Group of 77, China back Argentina on Falkland talks
Foreign Ministers of the Group of 77 developing countries and China have urged Britain to renew talks on the disputed Falkland islands, Argentina's foreign ministry said Sunday.
The Argentine Foreign Ministry statement said the joint G-77 and China statement acknowledged that the current situation "seriously harms Argentina's economic capacity."
Both Argentina and Britain claim the windswept Falkland Islands, known here as the Malvinas and considered an occupied part of Argentina. Since the 1830s have been controlled by London.
The South Atlantic territory has been at the heart of renewed diplomatic bickering since the start of oil and gas exploration there last year.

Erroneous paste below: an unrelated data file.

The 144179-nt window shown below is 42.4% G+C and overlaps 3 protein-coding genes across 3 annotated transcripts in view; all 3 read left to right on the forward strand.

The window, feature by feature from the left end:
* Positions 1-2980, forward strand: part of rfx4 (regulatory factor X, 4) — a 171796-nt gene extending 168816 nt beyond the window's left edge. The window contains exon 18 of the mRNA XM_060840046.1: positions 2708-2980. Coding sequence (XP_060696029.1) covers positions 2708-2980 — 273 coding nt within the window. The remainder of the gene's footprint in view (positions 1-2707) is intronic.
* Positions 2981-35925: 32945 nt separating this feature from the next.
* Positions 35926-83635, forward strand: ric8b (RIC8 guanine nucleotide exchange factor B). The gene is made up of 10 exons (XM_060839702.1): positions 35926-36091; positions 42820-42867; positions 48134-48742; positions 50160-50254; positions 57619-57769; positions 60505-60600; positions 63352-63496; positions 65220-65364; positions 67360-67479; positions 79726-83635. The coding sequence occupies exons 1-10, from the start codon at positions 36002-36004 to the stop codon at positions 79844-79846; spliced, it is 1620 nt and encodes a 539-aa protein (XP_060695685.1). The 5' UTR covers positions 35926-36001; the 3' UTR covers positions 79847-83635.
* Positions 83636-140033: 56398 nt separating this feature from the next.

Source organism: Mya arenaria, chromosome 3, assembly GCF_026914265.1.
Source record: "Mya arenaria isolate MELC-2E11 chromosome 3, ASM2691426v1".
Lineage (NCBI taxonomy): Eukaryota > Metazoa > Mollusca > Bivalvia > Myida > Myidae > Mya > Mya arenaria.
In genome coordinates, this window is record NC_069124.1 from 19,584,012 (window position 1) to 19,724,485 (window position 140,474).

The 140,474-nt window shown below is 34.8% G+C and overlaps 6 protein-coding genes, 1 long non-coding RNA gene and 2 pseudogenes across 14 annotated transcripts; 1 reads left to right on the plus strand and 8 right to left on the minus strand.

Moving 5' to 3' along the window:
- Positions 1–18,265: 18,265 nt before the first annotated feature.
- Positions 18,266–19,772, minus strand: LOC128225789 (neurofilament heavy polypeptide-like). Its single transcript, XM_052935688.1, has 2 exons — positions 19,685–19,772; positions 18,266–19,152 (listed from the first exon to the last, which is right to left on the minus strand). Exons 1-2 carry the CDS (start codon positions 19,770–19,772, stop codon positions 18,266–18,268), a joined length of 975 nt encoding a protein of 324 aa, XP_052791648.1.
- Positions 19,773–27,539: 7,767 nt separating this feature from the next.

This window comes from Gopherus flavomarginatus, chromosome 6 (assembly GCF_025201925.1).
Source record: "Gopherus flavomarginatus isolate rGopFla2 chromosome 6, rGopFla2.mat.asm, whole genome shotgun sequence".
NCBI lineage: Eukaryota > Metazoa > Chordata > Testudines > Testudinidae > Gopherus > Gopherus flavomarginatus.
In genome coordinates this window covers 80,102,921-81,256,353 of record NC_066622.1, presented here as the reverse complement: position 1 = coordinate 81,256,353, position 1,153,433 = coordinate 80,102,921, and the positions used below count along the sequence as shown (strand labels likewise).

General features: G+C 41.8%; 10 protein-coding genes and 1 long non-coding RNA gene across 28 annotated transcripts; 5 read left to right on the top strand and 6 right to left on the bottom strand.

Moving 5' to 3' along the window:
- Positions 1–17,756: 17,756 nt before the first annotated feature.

Argentina and Britain fought a brief war in 1982 for control of the Falklands in which Britain maintained control.
On Wednesday, President Cristina Kirchner warned Britain at the UN General Assembly that Argentina could suspend bilateral working agreements if London fails to sit down for talks over the sovereignty of the Falklands.
Prime Minister David Cameron insisted in June that the islands would remain British territory as long as they wanted "full stop, end of story" -- a declaration derided by Kirchner at the time as an "expression of mediocrity and almost of stupidity."
A UN decolonization committee has debated the status of the Falklands each year since a 1965 resolution that called on the countries to reach a mutually agreeable settlement. But it has little progress to show for its efforts and Kirchner said she was running out of patience.
© 2011 AFP